Nobody can claim they achieved anything regarding auto theft in Winnipeg. Not the Mayor. Not the police. Not MPI. Not the provincial government.


Because all of them, except the police, are responsible for the high rate of car theft in the first place. Do we praise an arsonist for setting only half the fires he set last year?

The authorities all want credit for the reduction of auto theft by 45 percent in 2008. So instead of 6400 cars stolen, give or take, there were 3500 plus.

No one wants to address the obvious, why were there 6400 cars being stolen in the first place?

Because of the NDP's race-based justice system.

The NDP refused and still refuses to take native car thieves into custody. So they were arrested, then released to steal as many cars as they could before being arrested again. Only after a series of high-profile deaths of innocent people caused by car thieves was the province forced to act.

The result was the Winnipeg Auto Theft Suppression Strategy (WATSS). About 130 of the highest risk car thieves (l00 or more Level 4's and the rest Level 3's) are released from custody and heavily monitored to keep them from stealing more cars.

MPI boasts that "These Level 4 offenders are contacted up to 36 times per week under this program, compared to regular youth probation of two contacts per month." Or, in other words, we've turned highly trained police officers into round-the-clock babysitters.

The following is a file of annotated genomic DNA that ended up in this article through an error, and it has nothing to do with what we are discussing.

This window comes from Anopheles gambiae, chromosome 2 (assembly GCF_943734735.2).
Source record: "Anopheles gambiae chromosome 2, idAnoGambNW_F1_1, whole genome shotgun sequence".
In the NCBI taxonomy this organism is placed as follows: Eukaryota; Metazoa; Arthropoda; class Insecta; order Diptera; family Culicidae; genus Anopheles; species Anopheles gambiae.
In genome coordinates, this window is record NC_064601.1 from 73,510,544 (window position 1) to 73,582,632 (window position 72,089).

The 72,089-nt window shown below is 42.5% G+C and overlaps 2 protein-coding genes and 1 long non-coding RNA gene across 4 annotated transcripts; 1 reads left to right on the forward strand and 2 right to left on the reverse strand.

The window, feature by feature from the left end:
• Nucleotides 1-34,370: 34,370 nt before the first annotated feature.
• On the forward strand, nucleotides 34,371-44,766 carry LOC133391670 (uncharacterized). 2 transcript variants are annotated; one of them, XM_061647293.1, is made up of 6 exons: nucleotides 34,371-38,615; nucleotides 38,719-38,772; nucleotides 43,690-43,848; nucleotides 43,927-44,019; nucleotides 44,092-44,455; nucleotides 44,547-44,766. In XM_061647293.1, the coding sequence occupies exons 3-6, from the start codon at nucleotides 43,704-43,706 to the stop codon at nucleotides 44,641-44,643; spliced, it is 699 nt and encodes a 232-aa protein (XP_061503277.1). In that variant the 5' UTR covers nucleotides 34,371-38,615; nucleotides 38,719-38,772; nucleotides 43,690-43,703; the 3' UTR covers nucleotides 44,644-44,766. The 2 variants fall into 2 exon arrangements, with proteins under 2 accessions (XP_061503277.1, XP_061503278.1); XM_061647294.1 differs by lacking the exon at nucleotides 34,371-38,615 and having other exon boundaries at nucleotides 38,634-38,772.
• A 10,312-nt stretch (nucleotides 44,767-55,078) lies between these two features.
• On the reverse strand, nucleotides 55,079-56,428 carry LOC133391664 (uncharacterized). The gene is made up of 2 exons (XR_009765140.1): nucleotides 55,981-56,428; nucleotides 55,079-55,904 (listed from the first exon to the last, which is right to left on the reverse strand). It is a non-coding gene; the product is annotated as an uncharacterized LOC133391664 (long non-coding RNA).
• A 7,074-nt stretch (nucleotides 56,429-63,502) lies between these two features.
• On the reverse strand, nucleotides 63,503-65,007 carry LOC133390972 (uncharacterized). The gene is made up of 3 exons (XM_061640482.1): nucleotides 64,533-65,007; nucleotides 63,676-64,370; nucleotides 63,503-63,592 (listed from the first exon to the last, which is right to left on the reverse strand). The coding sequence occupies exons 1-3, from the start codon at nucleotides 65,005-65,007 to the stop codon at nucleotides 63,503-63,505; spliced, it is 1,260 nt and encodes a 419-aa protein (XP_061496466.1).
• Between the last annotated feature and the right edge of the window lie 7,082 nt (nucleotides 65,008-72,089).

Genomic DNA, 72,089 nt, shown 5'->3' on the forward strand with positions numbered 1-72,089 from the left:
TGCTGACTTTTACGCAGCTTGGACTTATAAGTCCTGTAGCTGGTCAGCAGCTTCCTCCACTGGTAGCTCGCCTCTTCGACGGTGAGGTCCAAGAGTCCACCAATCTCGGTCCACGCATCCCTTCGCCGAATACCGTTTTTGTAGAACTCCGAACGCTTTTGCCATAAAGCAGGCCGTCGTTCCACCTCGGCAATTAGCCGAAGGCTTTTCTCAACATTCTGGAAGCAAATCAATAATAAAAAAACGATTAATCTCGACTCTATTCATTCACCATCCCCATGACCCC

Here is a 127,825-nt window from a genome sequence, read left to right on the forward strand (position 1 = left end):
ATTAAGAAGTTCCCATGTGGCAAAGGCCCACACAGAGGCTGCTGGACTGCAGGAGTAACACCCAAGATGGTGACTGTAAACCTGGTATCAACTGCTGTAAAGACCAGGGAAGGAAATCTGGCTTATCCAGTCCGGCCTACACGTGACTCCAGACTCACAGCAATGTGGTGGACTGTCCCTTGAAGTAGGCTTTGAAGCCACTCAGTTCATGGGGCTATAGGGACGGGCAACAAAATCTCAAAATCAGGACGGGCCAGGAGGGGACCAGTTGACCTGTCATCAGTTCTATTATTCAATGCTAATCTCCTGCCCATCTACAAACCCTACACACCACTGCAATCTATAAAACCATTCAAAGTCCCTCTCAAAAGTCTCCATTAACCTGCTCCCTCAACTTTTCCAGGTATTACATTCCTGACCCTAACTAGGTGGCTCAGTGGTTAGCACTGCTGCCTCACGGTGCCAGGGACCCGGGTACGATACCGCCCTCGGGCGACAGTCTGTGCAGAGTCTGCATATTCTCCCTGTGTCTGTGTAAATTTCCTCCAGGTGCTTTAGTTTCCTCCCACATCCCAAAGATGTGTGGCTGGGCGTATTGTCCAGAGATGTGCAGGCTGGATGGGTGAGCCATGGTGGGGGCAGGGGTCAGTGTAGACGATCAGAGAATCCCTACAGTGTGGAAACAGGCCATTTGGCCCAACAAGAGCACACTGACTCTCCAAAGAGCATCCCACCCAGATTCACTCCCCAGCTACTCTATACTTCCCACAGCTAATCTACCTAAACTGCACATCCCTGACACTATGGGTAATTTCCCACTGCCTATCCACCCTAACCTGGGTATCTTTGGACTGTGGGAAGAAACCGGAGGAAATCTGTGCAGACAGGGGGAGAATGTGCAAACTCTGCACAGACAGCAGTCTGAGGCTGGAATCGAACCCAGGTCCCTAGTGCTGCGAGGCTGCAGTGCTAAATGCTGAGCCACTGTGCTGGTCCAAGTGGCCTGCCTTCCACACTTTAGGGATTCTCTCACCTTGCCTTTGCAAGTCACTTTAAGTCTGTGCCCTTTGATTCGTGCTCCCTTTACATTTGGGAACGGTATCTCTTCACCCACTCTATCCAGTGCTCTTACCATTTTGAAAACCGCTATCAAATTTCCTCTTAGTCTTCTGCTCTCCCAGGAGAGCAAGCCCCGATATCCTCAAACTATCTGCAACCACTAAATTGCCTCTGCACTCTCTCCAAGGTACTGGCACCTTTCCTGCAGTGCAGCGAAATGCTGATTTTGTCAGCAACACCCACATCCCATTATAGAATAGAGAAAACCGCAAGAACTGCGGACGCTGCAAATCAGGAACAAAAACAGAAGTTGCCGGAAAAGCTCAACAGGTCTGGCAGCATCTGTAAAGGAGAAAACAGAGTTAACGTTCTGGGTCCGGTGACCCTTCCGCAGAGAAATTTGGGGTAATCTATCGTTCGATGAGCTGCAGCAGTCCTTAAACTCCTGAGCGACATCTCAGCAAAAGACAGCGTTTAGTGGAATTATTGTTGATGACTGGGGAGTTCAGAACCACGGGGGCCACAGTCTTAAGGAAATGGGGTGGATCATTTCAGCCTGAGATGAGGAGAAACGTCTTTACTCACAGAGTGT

We used to have an auto theft suppression strategy that was even more effective. It was called JAIL.

It was 100 percent effective in preventing car thieves in the program from stealing cars.
It was cheaper.
And it put police on the streets catching criminals instead of babysitting them.

The explosion of car theft in Winnipeg is a direct result of the NDP's race-based justice system.

Gord MacIntosh and Dave "Six Months" Chomiak will go to their graves with the blood of innocent victims on their hands because they refused to take the car thieves off the streets because of their ideological policies. They deserve no credit for a reduction of the number of car thefts which should not be taking place in the first place.

Neither does MPI. They have, for years, said the obvious---when car thieves are arrested, the number of thefts go down.

But they have refused to challenge the government publicly, permitting the NDP to dodge any accountability for the waste in lives and money their policies have caused.

MPI says that the "WATSS helps to control auto theft until the use of immobilizers becomes more widespread." Immobilizers are the other panacea being trotted out for the epidemic of car theft in Winnipeg.

The number of attempted auto theft incidents stands at 3385 compared with 6010 last year, a 44 percent reduction.

We're waiting for MPI to say what percentage of those cars broken into were equipped with immobilizers and what percentage were makes of automobiles at high risk of being stolen which could have benefited from immobilizers.